The Girls Trip Guide to New Orleans
The only place to book connecting hotel rooms and suites. Here's how.
There’s a reason why the film Girls Trip chronicles the adventures of four girlfriends in New Orleans—it’s one of the best cities in the world to hang with your besties! This historic city along the Mississippi River has something for everyone in your group of girls, from the culture vultures to the foodies. And, like Las Vegas, you can take your cocktail to go and wander the streets with the adult beverage of your choosing, making exploring that much more fun. Don’t get sucked into the bars for too long and leave time to discover the heart of New Orleans: the incredible artists, musicians, and creators who make this place home. The birthplace of jazz 100 years ago, the Big Easy hasn’t missed a beat since then and you’ll find phenomenal visual art and music throughout the city—if you know where to look. The below itinerary isn’t exhaustive but meant to guide you and your girls on adventures that are sure to bond the group. Speaking of bonding, read our guide to maintaining your sanity while planning a girls trip.
Where to stay
Stay near the French Quarter, but away from its chaos and debauchery at one of these hotels. Note: If you’re combining your girls trip with a major event such as Mardi Gras or Jazz Fest, you’ll want to book well in advance. Look for connecting hotel rooms or suites that fit your entire group. Here are some of our favorites—all with two bathrooms (a godsend on a girls trip):
The Editor's Suite Two Queen Beds + Editor's Suite King at the stylish Eliza Jane sleeps up to 10 guests and features a deep soaking tub.
Enjoy a dining area for four at the Hyatt Regency New Orleans Deluxe Suite + Standard King and don’t miss the rooftop pool.
The luxurious One King Bed Waldorf Suite + Queen Superior at the Roosevelt New Orleans, a Waldorf Astoria Hotel, will make the ladies feel like queens with its crystal chandelier and 2.5 bathrooms.
The Lamothe House’s Suite, 2 Bedrooms has three beds—one king and two queens—for what’s sure to be an epic slumber party.
Where to eat
All of the above hotels are a short walk to Café Du Monde, the famous beignets spot in the French Quarter that’s open 24/7. Don’t go to the French Quarter and just eat anywhere—it’s a sea of mediocre, touristy restaurants. We found a few exceptions below. Your best bet is to explore charming neighborhoods like the Garden District and Marigny, where locals dine.
Plan a brunch at Willa Jean, a delicious bakery from pastry chef Kelly Fields in the Central Business District in downtown New Orleans.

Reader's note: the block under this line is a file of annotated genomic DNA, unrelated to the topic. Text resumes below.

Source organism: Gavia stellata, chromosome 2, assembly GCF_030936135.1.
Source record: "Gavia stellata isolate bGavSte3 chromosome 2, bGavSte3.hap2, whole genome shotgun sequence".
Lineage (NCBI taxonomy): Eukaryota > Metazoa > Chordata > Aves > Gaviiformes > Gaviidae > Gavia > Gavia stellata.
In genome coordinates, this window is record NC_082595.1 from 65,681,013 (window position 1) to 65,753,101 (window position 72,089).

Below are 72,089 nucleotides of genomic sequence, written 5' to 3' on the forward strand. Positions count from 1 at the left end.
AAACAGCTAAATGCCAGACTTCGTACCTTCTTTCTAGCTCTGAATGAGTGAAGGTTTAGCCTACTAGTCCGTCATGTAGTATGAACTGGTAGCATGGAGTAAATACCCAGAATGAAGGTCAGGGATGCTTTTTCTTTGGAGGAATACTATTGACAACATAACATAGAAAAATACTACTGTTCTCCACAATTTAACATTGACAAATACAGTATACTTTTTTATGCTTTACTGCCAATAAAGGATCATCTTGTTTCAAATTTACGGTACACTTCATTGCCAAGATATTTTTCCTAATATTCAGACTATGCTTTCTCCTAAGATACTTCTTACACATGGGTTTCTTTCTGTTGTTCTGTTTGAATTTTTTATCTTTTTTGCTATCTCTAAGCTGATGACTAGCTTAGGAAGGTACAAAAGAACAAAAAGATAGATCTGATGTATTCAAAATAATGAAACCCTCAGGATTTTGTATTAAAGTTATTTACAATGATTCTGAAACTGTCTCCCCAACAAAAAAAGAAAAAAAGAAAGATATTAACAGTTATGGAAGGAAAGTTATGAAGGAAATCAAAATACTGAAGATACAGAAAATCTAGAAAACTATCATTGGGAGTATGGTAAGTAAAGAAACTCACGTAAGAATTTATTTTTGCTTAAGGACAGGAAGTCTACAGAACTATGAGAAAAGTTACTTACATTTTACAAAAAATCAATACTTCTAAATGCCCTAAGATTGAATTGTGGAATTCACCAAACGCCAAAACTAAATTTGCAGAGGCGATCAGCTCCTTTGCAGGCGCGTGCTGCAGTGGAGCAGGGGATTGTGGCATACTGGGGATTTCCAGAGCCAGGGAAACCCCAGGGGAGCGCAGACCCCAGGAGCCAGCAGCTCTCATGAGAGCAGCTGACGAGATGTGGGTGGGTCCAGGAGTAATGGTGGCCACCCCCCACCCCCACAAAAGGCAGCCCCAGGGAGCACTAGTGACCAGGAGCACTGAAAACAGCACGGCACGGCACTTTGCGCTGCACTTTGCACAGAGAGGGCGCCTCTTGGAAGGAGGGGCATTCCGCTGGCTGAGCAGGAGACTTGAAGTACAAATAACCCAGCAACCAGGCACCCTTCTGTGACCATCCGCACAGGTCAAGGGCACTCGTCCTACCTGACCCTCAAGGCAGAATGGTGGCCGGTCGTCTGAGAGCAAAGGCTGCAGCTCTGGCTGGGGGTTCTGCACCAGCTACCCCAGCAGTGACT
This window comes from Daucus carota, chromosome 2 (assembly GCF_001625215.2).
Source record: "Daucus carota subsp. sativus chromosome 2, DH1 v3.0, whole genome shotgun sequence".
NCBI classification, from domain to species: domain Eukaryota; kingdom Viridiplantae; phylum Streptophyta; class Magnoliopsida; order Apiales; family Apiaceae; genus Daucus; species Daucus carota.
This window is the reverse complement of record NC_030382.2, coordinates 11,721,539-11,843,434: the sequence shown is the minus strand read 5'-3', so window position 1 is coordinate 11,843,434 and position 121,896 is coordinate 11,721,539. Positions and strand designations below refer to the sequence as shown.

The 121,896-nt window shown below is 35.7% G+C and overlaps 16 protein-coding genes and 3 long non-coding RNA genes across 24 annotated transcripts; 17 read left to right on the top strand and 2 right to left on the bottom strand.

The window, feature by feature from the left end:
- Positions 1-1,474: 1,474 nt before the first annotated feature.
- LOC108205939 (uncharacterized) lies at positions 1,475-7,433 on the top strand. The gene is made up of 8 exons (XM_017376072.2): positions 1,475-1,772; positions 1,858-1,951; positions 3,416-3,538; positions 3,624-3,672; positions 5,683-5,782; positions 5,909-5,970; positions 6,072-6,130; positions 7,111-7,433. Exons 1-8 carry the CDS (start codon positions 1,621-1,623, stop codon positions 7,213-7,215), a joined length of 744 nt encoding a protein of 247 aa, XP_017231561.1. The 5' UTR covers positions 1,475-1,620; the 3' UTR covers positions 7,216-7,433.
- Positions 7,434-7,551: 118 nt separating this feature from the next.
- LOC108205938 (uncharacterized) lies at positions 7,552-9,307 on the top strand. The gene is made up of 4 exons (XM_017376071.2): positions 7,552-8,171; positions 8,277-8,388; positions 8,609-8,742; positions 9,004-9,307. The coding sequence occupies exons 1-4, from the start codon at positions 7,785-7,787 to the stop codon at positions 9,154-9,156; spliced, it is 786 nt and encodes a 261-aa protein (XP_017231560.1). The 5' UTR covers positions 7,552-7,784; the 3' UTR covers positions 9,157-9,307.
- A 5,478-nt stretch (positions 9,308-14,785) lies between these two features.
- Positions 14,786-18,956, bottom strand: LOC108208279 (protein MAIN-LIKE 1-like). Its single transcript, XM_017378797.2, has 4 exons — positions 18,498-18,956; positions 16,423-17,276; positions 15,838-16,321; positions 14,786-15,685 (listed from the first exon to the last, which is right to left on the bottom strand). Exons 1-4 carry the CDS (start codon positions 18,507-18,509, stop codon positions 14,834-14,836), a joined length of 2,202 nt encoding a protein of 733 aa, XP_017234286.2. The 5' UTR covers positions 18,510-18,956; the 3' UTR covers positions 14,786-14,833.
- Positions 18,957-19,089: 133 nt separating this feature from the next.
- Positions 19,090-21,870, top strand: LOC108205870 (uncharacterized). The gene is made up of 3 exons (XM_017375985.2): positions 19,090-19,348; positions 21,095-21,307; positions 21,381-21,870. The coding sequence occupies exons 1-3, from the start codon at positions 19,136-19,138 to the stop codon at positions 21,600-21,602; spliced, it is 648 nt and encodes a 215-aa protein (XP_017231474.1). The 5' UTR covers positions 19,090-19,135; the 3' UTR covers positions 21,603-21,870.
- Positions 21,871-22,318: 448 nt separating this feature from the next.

Satisfy your po'boy craving at Killer Poboys, a pop-up style sandwich spot inside Erin Rose, a bar in the thick of the French Quarter.
Also in the French Quarter, treat yourself to lunch or dinner at Bayona, to see its elegant old-world dining room and for its life-altering smoked duck PB&J.
You can order champagne and fries at Sylvain's, in the French Quarter, but don’t miss the braised beef cheeks. Bonus: it’s gluten-free friendly.
Sit outside, sip wine, eat delicious food, listen to jazz, repeat, at Bacchanal, which is worth the cab ride to Bywater.
For Creole food with a farm-to-table twist, head to La Petite Grocery in the Garden District.
You must try a muffuletta—a New Orleans sandwich of ham, mortadella, salami, cheese, and olive relish on a round sesame roll—and you must try it at Cochon Butcher.
What to do
After you decide where you’re eating, plan your activities around your reservations. There are two things you have to do in New Orleans: see live music and get out on the water. You’ll find live music every night of the week, so check the local listings before you finalize your itinerary. As for swamp and river tours, book ahead for a group, especially if it’s over four.
Catch a band or ten on Frenchman Street, a three-block strip of celebrated music venues in the Faubourg Marigny neighborhood—walking distance from the French Quarter.
Try a mudbug (you might even like ‘em) at a crawfish boil. The Sunday night crawfish boil at Maple Leaf Bar includes live, local music. Or if you want to skip the crawfish, head to Maple Leaf Bar on a Tuesday when the legendary Rebirth Brass Band performs.
Watch a show inside an art installation at the Music Box Village, which features bands outdoors amid a collection of whimsical treehouses that are also musical instruments. This hip spot, inside the former yard of a large-scale steel fabricator, is in the Bywater neighborhood, not far from Bacchanal (see above).
Kayak through the swamp and learn about its unique ecosystem on one of New Orleans Kayak Swamp Tours, which offers relaxing tours geared for kayaking novices.
Marvel at the gators on an airboat ride, which whisks you through the bayous just outside New Orleans. Make a day of it as these tours range from four to eight hours and often include a Cajun lunch.
If you go to one museum in NOLA, make it the Backstreet Cultural Museum, a house in the Tremé neighborhood that contains the largest collection of Mardi Gras Indian costumes, handmade and stunning creations worn by members of the 20 tribes found in Louisiana.
It wouldn’t be a girls trip without a little shopping, so as you’re strolling through the French Quarter keep an eye out for the teeny Louisiana Loom Works, which specializes in gorgeous, locally loomed rugs. Come for the craftsmanship, but stay for the many beautiful cats that hang around the shop.